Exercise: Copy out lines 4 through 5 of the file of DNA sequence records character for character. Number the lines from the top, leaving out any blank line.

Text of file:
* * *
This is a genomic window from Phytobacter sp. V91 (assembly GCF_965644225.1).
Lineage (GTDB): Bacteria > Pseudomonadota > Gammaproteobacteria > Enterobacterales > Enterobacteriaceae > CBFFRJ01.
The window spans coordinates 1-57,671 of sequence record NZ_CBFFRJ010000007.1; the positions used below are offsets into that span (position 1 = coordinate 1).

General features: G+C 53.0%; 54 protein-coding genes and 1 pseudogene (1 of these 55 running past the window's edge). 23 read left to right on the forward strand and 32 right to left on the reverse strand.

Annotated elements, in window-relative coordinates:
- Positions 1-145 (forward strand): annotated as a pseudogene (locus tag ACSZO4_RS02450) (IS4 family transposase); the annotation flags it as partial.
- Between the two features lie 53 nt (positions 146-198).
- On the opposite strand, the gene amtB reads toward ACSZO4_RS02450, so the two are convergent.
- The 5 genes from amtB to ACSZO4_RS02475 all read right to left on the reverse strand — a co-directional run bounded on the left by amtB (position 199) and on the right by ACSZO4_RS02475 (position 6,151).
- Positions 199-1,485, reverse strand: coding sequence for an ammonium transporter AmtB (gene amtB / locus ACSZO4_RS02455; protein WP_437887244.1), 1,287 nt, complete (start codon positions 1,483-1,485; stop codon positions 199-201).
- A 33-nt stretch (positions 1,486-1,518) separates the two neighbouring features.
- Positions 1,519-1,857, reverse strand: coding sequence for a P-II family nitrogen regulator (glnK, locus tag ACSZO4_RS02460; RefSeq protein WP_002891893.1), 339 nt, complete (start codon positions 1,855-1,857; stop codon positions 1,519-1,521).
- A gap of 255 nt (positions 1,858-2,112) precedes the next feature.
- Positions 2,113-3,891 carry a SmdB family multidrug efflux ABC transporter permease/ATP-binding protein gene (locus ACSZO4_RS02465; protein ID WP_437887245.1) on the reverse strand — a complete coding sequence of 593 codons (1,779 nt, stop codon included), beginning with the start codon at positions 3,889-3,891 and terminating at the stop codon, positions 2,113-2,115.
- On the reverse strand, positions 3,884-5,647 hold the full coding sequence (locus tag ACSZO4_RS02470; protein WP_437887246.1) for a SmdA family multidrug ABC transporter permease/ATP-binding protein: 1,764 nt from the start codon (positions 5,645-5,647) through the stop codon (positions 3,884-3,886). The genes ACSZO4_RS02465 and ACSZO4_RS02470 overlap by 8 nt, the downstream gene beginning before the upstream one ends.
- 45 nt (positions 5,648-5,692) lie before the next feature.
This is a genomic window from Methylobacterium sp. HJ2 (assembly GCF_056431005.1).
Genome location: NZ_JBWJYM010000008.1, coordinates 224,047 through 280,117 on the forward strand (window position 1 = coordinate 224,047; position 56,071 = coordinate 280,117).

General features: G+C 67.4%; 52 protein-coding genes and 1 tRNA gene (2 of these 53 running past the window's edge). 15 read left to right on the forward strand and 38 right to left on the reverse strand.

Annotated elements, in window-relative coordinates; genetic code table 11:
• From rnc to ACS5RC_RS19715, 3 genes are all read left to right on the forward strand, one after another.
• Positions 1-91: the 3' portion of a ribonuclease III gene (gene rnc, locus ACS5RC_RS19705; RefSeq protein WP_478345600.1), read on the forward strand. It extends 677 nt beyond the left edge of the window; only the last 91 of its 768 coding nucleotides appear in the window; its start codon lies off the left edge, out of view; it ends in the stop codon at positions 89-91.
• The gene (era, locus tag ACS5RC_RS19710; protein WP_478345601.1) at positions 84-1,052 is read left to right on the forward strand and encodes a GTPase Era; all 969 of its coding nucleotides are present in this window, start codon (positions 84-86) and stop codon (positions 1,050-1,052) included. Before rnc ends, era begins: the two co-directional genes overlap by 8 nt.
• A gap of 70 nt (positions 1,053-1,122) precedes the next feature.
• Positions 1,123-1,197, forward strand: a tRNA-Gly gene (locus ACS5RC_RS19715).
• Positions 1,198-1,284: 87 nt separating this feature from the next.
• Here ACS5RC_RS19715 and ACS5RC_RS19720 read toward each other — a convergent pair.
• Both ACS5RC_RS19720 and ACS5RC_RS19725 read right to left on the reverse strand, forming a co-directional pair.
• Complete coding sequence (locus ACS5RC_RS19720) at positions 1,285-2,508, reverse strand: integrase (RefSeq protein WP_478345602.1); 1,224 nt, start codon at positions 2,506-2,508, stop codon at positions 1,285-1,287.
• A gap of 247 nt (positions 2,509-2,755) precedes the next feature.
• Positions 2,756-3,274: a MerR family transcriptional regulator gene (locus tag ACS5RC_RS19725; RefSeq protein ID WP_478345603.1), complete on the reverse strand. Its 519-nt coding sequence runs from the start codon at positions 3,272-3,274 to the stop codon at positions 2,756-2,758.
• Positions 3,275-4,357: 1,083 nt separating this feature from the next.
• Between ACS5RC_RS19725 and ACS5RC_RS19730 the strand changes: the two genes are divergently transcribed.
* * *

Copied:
General features: G+C 53.0%; 54 protein-coding genes and 1 pseudogene (1 of these 55 running past the window's edge). 23 read left to right on the forward strand and 32 right to left on the reverse strand.

Annotated elements, in window-relative coordinates: